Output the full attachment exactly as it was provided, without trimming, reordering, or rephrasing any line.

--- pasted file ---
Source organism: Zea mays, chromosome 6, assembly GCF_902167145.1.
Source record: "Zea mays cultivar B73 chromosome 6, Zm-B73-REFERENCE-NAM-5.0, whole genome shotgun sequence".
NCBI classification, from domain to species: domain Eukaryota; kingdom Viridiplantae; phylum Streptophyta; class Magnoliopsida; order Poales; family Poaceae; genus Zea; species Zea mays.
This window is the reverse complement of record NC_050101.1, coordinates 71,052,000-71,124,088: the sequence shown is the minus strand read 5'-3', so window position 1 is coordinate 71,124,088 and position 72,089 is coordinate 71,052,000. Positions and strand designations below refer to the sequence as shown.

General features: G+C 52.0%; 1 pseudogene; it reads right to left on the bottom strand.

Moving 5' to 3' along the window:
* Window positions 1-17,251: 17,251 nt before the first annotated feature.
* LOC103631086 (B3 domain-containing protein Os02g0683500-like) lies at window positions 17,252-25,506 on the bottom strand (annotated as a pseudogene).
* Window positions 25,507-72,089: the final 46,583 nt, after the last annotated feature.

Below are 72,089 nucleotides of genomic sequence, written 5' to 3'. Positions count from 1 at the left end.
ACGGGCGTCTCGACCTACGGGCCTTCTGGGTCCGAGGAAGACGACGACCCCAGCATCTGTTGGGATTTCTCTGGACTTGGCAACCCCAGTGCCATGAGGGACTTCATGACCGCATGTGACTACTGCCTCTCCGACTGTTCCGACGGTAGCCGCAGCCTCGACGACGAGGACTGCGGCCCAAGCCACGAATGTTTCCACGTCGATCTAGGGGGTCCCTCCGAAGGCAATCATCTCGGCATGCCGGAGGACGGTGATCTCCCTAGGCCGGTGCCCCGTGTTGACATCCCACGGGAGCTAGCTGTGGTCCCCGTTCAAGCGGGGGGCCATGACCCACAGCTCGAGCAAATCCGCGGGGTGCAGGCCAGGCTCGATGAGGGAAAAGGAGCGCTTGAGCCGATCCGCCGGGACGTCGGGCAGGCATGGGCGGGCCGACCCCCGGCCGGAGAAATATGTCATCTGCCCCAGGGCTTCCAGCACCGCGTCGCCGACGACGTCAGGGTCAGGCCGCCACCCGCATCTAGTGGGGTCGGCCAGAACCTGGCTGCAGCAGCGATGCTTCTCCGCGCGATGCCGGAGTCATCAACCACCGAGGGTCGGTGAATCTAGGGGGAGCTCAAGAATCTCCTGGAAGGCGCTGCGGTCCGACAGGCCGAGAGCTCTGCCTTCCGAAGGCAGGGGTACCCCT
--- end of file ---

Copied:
Source organism: Zea mays, chromosome 6, assembly GCF_902167145.1.
Source record: "Zea mays cultivar B73 chromosome 6, Zm-B73-REFERENCE-NAM-5.0, whole genome shotgun sequence".
NCBI classification, from domain to species: domain Eukaryota; kingdom Viridiplantae; phylum Streptophyta; class Magnoliopsida; order Poales; family Poaceae; genus Zea; species Zea mays.
This window is the reverse complement of record NC_050101.1, coordinates 71,052,000-71,124,088: the sequence shown is the minus strand read 5'-3', so window position 1 is coordinate 71,124,088 and position 72,089 is coordinate 71,052,000. Positions and strand designations below refer to the sequence as shown.

General features: G+C 52.0%; 1 pseudogene; it reads right to left on the bottom strand.

Moving 5' to 3' along the window:
* Window positions 1-17,251: 17,251 nt before the first annotated feature.
* LOC103631086 (B3 domain-containing protein Os02g0683500-like) lies at window positions 17,252-25,506 on the bottom strand (annotated as a pseudogene).
* Window positions 25,507-72,089: the final 46,583 nt, after the last annotated feature.

Below are 72,089 nucleotides of genomic sequence, written 5' to 3'. Positions count from 1 at the left end.
ACGGGCGTCTCGACCTACGGGCCTTCTGGGTCCGAGGAAGACGACGACCCCAGCATCTGTTGGGATTTCTCTGGACTTGGCAACCCCAGTGCCATGAGGGACTTCATGACCGCATGTGACTACTGCCTCTCCGACTGTTCCGACGGTAGCCGCAGCCTCGACGACGAGGACTGCGGCCCAAGCCACGAATGTTTCCACGTCGATCTAGGGGGTCCCTCCGAAGGCAATCATCTCGGCATGCCGGAGGACGGTGATCTCCCTAGGCCGGTGCCCCGTGTTGACATCCCACGGGAGCTAGCTGTGGTCCCCGTTCAAGCGGGGGGCCATGACCCACAGCTCGAGCAAATCCGCGGGGTGCAGGCCAGGCTCGATGAGGGAAAAGGAGCGCTTGAGCCGATCCGCCGGGACGTCGGGCAGGCATGGGCGGGCCGACCCCCGGCCGGAGAAATATGTCATCTGCCCCAGGGCTTCCAGCACCGCGTCGCCGACGACGTCAGGGTCAGGCCGCCACCCGCATCTAGTGGGGTCGGCCAGAACCTGGCTGCAGCAGCGATGCTTCTCCGCGCGATGCCGGAGTCATCAACCACCGAGGGTCGGTGAATCTAGGGGGAGCTCAAGAATCTCCTGGAAGGCGCTGCGGTCCGACAGGCCGAGAGCTCTGCCTTCCGAAGGCAGGGGTACCCCT